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CHAN 10191
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CHAN 10191

Beethoven: String Quartets, Volume 2

The Classical Shop
release date: April 2004

Originally recorded in 2003

Artists:

Borodin Quartet



Venue:

Small Hall of the Moscow Conservatory, Moscow



Producer:

Edward Shakhnazarian



Engineer:

Vitaly Ivanov



Record Label
Chandos

Genre:

String Quartet


Chamber

Total Time - 77:53
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LUDWIG VAN BEETHOVEN

(1770-1827)
Select Complete Single Disc for
   
  String Quartets, Volume 2  
   
 

String Quartet, Op. 59 No. 2

44:50  
  in E minor - in e-Moll- en mi mineur  
1 I Allegro 15:52
2 II Molto adagio 14:07
3 III Allegretto 8:51
4 IV Finale. Presto 5:46
   
 

String Quartet, Op. 74 'Harp'

33:26  
  in E flat major - in Es-Dur - en mi bémol majeur  
5 I Poco adagio - Allegro 9:46
6 II Adagio ma non troppo 10:40
7 III Presto - Più presto quasi prestissimo 5:45
8 IV Allegretto con variazioni 7:06
Chandos is proud to present the second volume in its complete series Beethoven String Quartets. The quartets contain some of the greatest, most enigmatic music ever written, played here by one of the world’s finest ensembles.

The Borodin Quartet was formed in 1945 in Moscow. Cellist Valentin Berlinsky has been with the Quartet since its earliest days and violinist Andrei Abramenkov joined in 1974. Igor Naidin learnt the art of quartet playing from several of the Borodins including the Quartet’s violist, Dmitri Shebalin, whom he eventually replaced. Leader Ruben Aharonian has won prizes at several international competitions including the Enescu, Montréal and Tchaikovsky competitions.

The Borodin Quartet celebrates its sixtieth anniversary season in 2004–5 with performances of the complete Beethoven quartet cycle at the Amsterdam Concertgebouw,Vienna Musikverein and at the City of London Festival.


Following close on the heels of the mighty F major Quartet (featured in the first volume of this series along with Op. 59, No. 3), Beethoven’s Quartet in E minor, Op. 59 No. 2 could not be more different. Where the F major Quartet pursues its course with a leisurely breadth, the cries of the opening chords of the E minor and the whispers that follow confront a void. The real release comes only in the slow movement, which was clearly a significant piece for the composer, judging by his instruction ‘this piece is to be played with great feeling’. The battle of E minor and E major continues in the scherzo: its fractured waltz comes out into the light of the trio with one of the Russian themes Beethoven promised Count Rasumovsky he would insert into each of the quartets.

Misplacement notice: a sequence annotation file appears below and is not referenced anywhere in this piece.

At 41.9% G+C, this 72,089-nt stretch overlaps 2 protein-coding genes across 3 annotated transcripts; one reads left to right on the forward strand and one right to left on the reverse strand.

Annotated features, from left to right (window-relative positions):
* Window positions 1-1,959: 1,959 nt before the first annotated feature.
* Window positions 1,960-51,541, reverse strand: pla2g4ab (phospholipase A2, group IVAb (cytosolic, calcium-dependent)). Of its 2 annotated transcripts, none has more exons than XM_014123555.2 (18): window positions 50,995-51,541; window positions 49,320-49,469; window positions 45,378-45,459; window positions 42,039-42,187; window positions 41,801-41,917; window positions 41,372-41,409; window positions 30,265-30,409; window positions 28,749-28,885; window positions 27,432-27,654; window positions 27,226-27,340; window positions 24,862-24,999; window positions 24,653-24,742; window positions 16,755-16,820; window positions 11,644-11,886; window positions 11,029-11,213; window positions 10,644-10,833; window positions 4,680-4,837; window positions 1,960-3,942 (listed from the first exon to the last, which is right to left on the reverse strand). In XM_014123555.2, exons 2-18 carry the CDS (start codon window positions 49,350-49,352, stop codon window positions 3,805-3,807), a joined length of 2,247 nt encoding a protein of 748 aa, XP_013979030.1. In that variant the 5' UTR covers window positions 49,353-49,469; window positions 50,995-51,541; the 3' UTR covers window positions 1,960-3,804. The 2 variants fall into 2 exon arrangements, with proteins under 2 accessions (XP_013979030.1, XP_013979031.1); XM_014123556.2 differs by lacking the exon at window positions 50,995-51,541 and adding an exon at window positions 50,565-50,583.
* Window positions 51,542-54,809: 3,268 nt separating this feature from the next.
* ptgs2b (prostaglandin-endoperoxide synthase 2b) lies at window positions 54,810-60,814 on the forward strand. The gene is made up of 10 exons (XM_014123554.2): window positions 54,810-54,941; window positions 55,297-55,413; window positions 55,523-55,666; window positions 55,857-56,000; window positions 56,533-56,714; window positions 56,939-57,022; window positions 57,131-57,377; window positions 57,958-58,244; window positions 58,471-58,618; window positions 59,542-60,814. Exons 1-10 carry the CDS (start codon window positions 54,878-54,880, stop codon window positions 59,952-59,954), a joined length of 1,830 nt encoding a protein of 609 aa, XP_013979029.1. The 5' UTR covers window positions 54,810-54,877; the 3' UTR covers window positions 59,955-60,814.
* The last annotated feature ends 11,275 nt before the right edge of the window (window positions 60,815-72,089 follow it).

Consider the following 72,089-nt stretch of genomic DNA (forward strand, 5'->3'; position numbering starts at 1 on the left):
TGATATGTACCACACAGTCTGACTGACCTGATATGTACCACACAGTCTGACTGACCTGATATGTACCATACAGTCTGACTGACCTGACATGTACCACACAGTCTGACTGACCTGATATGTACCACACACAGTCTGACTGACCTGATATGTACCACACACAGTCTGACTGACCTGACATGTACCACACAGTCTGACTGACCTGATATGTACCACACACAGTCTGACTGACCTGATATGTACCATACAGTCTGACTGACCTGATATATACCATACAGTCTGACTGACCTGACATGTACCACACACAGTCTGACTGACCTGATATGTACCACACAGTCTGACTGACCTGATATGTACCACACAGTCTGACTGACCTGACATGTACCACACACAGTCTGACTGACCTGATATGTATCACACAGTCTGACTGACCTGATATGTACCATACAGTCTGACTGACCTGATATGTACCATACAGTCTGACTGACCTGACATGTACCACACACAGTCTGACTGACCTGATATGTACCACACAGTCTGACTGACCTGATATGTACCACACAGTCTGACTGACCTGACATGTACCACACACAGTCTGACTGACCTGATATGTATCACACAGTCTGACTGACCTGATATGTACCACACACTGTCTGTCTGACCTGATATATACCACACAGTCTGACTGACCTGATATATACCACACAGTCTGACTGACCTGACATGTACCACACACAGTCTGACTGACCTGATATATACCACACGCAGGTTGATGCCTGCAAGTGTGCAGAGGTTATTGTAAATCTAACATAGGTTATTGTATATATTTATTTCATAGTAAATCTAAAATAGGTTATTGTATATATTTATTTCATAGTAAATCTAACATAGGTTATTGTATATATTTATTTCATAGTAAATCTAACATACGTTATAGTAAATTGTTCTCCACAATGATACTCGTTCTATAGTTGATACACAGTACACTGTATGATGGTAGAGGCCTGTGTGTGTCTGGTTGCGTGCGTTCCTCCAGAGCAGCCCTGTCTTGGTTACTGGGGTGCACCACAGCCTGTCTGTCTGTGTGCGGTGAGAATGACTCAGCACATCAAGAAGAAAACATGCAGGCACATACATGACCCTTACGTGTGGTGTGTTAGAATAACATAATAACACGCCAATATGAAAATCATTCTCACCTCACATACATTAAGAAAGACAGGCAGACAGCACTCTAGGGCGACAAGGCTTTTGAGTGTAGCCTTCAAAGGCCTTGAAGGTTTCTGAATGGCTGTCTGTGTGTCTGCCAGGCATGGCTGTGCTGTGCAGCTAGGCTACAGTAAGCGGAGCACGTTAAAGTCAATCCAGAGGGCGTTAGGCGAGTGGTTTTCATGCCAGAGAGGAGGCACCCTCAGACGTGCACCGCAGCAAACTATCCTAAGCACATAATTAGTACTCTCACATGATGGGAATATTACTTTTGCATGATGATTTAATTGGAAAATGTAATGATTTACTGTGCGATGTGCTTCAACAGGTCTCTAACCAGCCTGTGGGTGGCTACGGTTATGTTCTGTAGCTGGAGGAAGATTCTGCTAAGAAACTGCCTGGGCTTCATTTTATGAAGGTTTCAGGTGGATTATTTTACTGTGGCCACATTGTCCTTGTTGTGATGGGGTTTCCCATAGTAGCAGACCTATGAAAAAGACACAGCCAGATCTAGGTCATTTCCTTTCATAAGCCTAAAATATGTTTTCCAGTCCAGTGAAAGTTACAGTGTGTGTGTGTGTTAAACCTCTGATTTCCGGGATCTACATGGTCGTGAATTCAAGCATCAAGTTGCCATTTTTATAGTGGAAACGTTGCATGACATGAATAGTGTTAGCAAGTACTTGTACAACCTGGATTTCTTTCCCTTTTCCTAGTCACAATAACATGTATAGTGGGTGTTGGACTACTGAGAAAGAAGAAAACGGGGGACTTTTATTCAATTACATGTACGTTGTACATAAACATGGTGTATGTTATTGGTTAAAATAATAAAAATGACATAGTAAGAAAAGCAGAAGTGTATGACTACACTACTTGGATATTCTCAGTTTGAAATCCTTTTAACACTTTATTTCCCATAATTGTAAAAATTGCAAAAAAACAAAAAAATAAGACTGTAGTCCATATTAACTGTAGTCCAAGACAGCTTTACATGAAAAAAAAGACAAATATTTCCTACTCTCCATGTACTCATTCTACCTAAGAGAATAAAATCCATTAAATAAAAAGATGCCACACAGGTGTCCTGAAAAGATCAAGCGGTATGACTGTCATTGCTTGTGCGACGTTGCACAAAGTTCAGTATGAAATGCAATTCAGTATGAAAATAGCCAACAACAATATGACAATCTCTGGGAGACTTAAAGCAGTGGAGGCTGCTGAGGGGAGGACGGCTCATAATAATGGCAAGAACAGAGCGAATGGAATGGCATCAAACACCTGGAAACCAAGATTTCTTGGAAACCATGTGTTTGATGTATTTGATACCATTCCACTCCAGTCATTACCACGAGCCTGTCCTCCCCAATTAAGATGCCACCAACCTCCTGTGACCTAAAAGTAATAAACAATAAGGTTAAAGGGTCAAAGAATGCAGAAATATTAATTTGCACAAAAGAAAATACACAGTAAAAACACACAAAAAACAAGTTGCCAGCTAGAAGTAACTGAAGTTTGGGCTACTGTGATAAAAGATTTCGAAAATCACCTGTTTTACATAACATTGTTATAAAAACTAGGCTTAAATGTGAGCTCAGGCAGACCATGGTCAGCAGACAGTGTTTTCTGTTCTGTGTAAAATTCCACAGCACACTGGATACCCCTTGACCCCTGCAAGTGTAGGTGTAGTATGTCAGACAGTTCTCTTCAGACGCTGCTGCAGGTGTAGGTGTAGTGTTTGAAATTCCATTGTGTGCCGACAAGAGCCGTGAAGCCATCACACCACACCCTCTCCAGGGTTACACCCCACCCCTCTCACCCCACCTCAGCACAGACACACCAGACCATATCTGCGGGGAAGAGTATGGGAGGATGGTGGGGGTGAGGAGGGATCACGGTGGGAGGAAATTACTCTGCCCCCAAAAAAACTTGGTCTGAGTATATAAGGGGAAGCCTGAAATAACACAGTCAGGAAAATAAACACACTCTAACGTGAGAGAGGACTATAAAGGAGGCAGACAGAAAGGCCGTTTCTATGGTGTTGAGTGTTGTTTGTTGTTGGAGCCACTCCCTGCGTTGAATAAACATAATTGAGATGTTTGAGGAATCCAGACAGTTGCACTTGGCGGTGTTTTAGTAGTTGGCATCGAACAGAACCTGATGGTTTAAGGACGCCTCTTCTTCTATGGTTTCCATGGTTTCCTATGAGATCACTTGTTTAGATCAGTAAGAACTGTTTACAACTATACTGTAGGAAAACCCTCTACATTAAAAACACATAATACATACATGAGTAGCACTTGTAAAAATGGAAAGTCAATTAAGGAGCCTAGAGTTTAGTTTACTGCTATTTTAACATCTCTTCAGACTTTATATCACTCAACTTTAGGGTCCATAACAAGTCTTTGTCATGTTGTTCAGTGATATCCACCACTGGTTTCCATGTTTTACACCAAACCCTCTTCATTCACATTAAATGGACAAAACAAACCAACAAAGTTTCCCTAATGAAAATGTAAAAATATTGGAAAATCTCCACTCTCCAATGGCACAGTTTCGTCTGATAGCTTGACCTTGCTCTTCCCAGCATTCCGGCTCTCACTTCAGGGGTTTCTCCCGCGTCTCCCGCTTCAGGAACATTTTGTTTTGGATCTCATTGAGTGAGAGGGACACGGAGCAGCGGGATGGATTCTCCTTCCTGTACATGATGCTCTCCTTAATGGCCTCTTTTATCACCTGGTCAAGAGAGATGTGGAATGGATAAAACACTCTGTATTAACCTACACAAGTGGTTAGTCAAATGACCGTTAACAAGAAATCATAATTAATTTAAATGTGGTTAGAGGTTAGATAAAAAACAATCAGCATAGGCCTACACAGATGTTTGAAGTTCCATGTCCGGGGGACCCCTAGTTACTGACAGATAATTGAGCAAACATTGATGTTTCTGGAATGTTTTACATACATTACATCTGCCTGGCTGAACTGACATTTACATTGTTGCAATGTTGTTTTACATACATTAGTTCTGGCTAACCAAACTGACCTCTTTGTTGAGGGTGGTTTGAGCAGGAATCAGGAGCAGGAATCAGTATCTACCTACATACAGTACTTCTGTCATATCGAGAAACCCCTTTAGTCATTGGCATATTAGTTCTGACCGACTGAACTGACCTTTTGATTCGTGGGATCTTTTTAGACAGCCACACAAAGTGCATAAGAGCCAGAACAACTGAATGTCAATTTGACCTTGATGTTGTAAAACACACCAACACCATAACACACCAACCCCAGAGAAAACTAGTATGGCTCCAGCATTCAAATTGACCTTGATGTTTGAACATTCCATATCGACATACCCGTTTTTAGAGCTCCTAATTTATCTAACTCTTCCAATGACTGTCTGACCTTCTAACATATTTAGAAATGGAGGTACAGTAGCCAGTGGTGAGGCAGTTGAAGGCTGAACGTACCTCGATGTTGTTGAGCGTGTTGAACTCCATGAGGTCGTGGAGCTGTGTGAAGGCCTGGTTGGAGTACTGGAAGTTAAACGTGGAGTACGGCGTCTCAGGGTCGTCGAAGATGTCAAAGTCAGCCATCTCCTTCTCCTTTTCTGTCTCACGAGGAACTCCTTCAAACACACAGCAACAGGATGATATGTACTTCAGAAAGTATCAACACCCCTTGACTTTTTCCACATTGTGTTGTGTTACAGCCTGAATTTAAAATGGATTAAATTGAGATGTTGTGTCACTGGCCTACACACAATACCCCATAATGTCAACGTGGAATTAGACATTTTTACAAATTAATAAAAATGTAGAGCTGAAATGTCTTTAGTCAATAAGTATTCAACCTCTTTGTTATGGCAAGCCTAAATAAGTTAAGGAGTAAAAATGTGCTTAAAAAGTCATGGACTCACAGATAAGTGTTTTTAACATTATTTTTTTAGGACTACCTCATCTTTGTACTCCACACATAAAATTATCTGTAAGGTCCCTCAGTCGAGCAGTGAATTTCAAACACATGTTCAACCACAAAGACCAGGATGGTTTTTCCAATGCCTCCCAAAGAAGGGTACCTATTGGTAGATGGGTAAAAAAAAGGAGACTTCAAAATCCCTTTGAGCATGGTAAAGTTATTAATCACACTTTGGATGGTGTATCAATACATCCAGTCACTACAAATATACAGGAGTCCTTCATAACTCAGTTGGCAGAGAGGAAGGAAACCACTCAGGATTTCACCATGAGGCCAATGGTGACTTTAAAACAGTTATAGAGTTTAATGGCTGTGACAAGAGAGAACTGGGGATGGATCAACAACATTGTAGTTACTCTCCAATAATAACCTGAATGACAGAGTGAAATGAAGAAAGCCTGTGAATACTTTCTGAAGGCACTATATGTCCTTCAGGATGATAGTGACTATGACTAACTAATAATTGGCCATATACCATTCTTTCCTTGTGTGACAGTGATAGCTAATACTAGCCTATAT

Beethoven dedicated his Quartet in E flat major,Op. 74 to Prince Lobkowitz – none other than the nobleman who had commissioned his first set of six quartets, Op. 18. The circumstances leading up to the composition of the quartet were far from happy. Vienna had just endured one occupation by the French when Beethoven set about his Rasumovsky Quartets under relatively settled circumstances in 1806; the early summer of 1809 was far worse. This time, Napoleon’s bombardment and occupation brought, in the words of Beethoven, ‘misery in a most concentrated form’. The equivocal mood of the period is surely hinted at in this demanding work which affirms the questing spirit of the three Rasumovsky quartets that preceded it.



This redoubtable Russian group plays with all the powerful, focused tone youd expect and brings out the entire wealth of Beethovens colour in these fiery performances.
Classic FM Magazine

'This redoubtable Russian group plays with all the powerful, focused tone you'd expect and brings out the entire wealth of Beethoven's colour in these fiery performances.'
Classic FM Magazine

'Its [The Razumovsky] first movement unfolds with exceptional breadth and the decision to include both of its repeats may well make it the longest account on disc. But timings are often misleading. From the two opening chords - forceful and slashing - it is clear that this is to be a reading of tremendous power and conviction.'
International Record Review

'But though I'd quarrel with some aspects of these interpretations, there's no doubt as to the quality of the sound, or the strong character and committment of the performances.'
Gramophone

its [The Razumovsky] first movement unfolds with exceptional breadth and the decision to include both of its repeats may well make it the longest account on disc. But timings are often misleading. From the two opening chords - forceful and slashing - it is clear that this is to be a reading of tremendous power and conviction.
International Record Review




*****
S Fong